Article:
In addition to his professional duties, he also currently serves as an accreditation surveyor for the Accreditation Council for Pharmacy Education (ACPE) and is a member of the American Society of Health-System Pharmacists (ASHP) Workforce and Education Council. He received the 2009 University of Mississippi School of Pharmacy’s Distinguished Alumnus Award, the 2011 Belmont University College of Pharmacy Professional Stewardship Award and the 1997 Vanderbilt Hospital Pharmacist of the Year Award, among other accolades.
About the Belmont College of Pharmacy
Situated in the health care capital of the world, Belmont University’s College of Pharmacy is dedicated to rigorous and purposeful teaching, scholarship, service and leadership. The College develops pharmacists prepared to meet the demands of an evolving and contemporary practice as 95 percent of spring 2017 graduates recently passed the North American Pharmacist Licensure Examination. With five areas of specialized concentration including pharmacotherapy, information management, pharmacy management, pharmacy missions/public health and a PharmD/MBA program, students have the opportunity to tailor their education to their unique passions. Faculty dedicated to student success, state-of-the-art classrooms, laboratories, simulation rooms, drug information center and a student-run, working pharmacy combine to create a collaborative educational space where students can learn skills while further developing their pharmacy interests.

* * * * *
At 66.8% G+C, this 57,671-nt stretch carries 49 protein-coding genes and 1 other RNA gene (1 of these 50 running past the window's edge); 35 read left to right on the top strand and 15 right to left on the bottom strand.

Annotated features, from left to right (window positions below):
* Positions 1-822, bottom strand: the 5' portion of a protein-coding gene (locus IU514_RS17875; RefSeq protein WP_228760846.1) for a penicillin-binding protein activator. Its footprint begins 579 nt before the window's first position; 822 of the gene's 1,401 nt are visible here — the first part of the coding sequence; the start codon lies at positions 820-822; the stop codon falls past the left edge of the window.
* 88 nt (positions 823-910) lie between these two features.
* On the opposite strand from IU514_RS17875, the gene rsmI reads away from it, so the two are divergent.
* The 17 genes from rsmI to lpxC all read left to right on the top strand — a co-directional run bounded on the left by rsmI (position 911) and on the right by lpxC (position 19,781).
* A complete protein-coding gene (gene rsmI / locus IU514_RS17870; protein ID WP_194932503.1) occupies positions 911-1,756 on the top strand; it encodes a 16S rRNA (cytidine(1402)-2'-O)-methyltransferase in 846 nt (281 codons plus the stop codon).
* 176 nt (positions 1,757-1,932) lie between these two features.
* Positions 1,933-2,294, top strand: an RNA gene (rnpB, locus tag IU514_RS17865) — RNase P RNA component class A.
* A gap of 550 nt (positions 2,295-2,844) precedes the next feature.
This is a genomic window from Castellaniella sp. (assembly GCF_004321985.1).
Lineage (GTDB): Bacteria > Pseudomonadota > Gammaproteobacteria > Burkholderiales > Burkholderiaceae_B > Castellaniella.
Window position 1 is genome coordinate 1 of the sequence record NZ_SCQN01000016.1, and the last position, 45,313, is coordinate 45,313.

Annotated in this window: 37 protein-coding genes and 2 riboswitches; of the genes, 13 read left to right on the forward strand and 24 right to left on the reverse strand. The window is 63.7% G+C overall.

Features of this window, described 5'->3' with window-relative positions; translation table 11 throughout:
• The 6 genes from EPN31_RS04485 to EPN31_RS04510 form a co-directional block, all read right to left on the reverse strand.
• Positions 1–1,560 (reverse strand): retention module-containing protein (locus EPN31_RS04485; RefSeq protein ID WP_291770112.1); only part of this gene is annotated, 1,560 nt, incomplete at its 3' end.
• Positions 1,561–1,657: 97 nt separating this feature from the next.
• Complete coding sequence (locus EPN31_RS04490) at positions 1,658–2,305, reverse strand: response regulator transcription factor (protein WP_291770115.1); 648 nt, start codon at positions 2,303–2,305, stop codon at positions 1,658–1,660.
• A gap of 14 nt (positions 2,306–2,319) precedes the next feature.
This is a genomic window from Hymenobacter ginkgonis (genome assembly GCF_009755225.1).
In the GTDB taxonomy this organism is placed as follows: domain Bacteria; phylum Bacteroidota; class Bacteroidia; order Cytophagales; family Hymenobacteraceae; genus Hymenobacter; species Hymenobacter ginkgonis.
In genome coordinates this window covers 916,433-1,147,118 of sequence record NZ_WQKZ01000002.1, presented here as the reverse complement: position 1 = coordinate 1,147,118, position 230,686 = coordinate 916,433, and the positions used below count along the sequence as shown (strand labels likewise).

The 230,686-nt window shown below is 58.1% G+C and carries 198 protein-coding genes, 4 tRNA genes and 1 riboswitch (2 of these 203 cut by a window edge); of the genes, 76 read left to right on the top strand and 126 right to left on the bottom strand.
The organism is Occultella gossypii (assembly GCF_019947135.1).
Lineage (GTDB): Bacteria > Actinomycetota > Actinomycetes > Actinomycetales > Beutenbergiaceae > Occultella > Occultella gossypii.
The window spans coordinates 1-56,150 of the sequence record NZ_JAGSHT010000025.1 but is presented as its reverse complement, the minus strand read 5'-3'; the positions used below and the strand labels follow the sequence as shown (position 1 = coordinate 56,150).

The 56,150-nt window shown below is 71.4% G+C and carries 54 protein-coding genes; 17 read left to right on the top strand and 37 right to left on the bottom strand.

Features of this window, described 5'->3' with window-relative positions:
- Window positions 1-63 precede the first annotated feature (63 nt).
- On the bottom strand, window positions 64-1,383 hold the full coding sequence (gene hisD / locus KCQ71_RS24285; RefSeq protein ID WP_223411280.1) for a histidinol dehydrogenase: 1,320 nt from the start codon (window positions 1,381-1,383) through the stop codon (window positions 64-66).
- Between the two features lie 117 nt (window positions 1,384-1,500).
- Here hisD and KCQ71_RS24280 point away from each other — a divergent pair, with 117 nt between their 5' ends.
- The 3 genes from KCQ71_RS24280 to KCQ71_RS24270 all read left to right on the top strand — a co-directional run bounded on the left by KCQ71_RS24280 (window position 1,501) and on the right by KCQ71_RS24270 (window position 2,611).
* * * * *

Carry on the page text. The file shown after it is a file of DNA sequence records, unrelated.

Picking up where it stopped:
Belmont University College of Pharmacy third-year students Dominic Paolella, David Luong, Abdul Mohammed Jonathan Ashton and Aziz Afzali recently undertook the challenge of developing a new and exciting telepharmacy access point for patients on the mend, understanding the importance of patients recovering in their own homes. In recent years, a growing body of scientific evidence suggests that patient recovery is more successful when they transition from dedicated healthcare facilities like hospitals, nursing homes and assisted living facilities into their own homes. But many patients require help to facilitate the change.